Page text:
29 The Smithsonian Institution’s Web Site Home Page
Computer Literacy BASICS

30 What Makes a Web Page Work
Web pages usually contain hyperlinks. A hyperlink can transport you to another page or site just by clicking on the hyperlink. The Web has its own underlying protocols that make it possible for all kinds of computers all over the world to view Web pages in similar formats. HTTP is the protocol that defines how Web pages are formatted and transmitted. Computer Literacy BASICS

31 Hypertext Transfer Protocol (HTTP)
You can send and receive Web pages over the Internet because Web servers and Web browsers both can understand HTTP. A Web server is a computer that contains Web pages. Every Web server has its own IP address, and most have a domain name that identifies the IP address. Computer Literacy BASICS

32 Uniform Resource Locators (URLs)
Every Web site has a unique address called a Uniform Resource Locator or URL. The first part of an URL indicates the protocol required to access the page. The second part of an URL specifies the IP address or a domain name. The top-level domain at the end of the URL indicates the type of organization or business. Computer Literacy BASICS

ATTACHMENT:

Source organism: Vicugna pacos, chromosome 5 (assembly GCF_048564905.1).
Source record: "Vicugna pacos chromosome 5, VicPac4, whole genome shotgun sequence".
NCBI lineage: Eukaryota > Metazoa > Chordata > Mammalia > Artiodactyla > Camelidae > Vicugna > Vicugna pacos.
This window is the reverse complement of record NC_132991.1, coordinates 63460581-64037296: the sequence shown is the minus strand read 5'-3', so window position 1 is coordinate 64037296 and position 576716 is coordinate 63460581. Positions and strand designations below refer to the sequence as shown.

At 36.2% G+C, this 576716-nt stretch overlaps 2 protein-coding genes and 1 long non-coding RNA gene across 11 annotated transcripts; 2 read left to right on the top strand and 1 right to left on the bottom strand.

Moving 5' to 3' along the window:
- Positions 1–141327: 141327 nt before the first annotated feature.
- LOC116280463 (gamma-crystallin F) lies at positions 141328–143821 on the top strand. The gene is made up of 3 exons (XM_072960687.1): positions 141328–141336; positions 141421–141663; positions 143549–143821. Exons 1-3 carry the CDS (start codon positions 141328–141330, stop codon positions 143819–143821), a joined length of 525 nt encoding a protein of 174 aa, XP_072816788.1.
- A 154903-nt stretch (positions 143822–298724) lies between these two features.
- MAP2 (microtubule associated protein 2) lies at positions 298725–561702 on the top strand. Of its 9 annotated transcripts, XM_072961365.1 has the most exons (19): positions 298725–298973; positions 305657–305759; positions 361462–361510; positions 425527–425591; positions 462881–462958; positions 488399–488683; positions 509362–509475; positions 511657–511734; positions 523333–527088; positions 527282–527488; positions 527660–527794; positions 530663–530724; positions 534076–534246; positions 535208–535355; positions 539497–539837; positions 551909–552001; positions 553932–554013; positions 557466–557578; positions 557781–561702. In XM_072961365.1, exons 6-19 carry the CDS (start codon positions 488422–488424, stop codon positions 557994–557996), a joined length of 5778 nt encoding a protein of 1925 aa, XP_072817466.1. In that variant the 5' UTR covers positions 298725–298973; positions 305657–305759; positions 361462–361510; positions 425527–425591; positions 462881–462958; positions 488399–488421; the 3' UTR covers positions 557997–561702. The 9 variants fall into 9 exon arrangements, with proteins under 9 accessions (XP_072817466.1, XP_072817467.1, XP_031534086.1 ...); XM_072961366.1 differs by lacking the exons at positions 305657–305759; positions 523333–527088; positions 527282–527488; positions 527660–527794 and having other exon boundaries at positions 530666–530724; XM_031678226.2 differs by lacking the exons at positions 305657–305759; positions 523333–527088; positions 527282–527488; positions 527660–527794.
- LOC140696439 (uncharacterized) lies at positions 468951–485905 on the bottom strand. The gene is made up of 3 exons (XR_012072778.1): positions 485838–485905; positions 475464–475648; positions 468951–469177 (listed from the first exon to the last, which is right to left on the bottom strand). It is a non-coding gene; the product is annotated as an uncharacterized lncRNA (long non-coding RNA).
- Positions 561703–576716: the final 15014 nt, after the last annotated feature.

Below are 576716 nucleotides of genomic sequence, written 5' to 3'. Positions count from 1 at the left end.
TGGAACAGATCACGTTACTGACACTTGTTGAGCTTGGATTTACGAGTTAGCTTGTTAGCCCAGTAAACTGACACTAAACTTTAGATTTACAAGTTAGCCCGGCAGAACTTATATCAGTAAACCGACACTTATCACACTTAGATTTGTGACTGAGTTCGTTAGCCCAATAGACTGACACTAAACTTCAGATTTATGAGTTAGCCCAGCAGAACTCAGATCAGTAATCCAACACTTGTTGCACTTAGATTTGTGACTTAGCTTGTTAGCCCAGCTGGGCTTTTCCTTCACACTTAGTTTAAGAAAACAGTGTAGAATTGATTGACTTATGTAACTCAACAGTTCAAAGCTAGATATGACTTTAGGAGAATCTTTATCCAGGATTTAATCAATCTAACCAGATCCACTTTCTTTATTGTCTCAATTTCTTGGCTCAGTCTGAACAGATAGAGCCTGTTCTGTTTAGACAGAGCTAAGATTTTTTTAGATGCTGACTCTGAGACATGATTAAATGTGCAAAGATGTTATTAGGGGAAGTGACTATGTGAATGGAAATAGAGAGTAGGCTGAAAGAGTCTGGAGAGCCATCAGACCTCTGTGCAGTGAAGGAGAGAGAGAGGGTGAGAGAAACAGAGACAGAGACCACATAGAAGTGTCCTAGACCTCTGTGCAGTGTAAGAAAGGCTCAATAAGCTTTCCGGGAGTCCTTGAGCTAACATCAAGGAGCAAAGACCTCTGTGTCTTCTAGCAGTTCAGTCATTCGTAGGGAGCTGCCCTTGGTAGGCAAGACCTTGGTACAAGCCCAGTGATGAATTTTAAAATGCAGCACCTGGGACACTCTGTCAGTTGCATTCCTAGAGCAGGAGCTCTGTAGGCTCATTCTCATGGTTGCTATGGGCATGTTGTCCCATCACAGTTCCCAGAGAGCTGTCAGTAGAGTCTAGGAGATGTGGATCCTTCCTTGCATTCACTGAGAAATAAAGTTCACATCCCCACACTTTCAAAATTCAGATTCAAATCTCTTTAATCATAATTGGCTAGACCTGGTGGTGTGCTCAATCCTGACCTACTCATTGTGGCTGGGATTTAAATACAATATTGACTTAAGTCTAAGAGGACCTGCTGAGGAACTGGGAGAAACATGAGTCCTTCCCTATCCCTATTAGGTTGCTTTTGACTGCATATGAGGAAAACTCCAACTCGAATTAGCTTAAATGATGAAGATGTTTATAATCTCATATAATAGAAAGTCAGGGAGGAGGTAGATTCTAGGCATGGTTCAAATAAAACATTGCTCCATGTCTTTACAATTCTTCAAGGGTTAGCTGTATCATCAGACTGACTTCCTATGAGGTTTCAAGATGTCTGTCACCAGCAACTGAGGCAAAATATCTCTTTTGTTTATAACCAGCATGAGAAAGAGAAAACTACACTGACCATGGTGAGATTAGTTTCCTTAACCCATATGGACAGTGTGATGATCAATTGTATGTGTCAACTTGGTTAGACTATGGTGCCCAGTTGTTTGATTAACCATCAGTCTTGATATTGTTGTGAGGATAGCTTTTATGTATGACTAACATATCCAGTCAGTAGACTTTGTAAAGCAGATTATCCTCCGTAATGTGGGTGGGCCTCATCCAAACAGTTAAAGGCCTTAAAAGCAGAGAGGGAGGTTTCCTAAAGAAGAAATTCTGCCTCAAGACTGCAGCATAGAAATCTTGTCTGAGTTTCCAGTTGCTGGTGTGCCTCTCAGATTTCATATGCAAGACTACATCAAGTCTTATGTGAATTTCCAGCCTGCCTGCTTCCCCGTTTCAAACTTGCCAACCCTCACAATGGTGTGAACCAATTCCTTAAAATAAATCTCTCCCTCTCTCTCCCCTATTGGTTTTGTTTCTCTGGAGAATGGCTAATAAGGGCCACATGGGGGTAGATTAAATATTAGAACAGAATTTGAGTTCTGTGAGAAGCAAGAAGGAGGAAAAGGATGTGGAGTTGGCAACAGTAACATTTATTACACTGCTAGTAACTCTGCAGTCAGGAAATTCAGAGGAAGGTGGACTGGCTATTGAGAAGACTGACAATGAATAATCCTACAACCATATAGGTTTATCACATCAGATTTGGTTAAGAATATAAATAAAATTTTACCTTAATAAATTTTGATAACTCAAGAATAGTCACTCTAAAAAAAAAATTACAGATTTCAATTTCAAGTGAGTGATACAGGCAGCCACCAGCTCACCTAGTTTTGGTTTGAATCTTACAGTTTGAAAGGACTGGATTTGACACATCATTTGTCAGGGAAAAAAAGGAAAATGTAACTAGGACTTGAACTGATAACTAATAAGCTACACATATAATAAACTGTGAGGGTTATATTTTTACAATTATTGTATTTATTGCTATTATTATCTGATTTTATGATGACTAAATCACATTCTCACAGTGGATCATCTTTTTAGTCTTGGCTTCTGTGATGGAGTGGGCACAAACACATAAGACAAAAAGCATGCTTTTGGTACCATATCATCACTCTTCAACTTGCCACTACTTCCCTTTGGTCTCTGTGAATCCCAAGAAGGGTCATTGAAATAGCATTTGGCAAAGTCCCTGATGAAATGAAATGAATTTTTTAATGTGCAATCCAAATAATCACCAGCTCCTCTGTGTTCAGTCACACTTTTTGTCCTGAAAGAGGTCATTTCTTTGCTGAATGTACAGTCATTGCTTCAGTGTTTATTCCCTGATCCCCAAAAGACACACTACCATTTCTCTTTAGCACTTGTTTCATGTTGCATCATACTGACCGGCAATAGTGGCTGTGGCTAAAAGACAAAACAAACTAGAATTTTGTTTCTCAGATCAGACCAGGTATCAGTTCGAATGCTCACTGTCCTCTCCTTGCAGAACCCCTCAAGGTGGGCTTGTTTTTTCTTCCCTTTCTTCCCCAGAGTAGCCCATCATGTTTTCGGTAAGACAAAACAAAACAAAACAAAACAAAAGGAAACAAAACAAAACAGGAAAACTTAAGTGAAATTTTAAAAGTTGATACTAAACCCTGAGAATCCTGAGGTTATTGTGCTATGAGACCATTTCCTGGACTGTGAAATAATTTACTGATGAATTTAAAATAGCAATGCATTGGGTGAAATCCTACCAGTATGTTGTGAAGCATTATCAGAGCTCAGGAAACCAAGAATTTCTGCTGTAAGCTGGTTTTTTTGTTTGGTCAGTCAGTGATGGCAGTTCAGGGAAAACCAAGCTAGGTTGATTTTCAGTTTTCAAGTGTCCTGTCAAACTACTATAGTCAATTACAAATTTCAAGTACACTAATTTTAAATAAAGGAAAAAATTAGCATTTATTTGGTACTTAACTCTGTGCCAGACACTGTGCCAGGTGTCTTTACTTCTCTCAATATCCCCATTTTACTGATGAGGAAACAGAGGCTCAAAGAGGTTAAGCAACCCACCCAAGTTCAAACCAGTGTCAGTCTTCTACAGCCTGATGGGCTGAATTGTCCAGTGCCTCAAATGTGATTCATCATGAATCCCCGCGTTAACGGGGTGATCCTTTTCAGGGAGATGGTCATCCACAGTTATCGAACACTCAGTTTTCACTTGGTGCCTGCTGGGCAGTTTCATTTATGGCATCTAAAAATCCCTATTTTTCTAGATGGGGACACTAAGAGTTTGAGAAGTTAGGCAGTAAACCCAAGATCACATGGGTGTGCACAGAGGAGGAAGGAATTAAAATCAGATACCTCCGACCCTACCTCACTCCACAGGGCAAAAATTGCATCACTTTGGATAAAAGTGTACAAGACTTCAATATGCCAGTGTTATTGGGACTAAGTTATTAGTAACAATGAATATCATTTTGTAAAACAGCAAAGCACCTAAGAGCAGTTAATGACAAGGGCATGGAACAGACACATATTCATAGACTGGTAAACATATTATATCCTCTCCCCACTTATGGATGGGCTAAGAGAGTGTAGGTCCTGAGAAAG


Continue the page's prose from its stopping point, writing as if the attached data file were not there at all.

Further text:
33 Computer Literacy BASICS
The Parts of an URL The protocol indicates what rules are used to transmit and interpret the Web page codes. The domain name This indicates that the site is on the Web. The domain extension indicates what type of organization sponsors the Web site. Computer Literacy BASICS

34 Domain Extension Abbreviations
Web sites for organizations outside the United States may include a domain abbreviation that includes a country code, such as uk for the United Kingdom, jp for Japan, or ca for Canada. Computer Literacy BASICS

35 Computer Literacy BASICS
Chat Rooms Chat rooms allow you to talk in real time to one or more people using the computer instead of a telephone. When someone in the chat room sends a message, it appears on the screen for everyone else in that room. Chat rooms provide a place for people with common interests to communicate, but be cautious and do not give out personal information. Computer Literacy BASICS

36 Computer Literacy BASICS
Mailing Lists A mailing list is group of people with a shared or common interest. Their addresses are collected into a group identified by a single name. When someone in the group posts a message, it is sent to everyone in the group. You subscribe to a mailing list just like you subscribe to a magazine. A list owner is the person who manages the list. Computer Literacy BASICS

37 Newsgroups and Bulletin Boards
A newsgroup is a discussion forum or type of bulletin board. Members post messages or responses to other messages. Some newsgroups have a moderator who reviews messages before posting them. Messages are stored on a news server. example Computer Literacy BASICS

38 Computer Literacy BASICS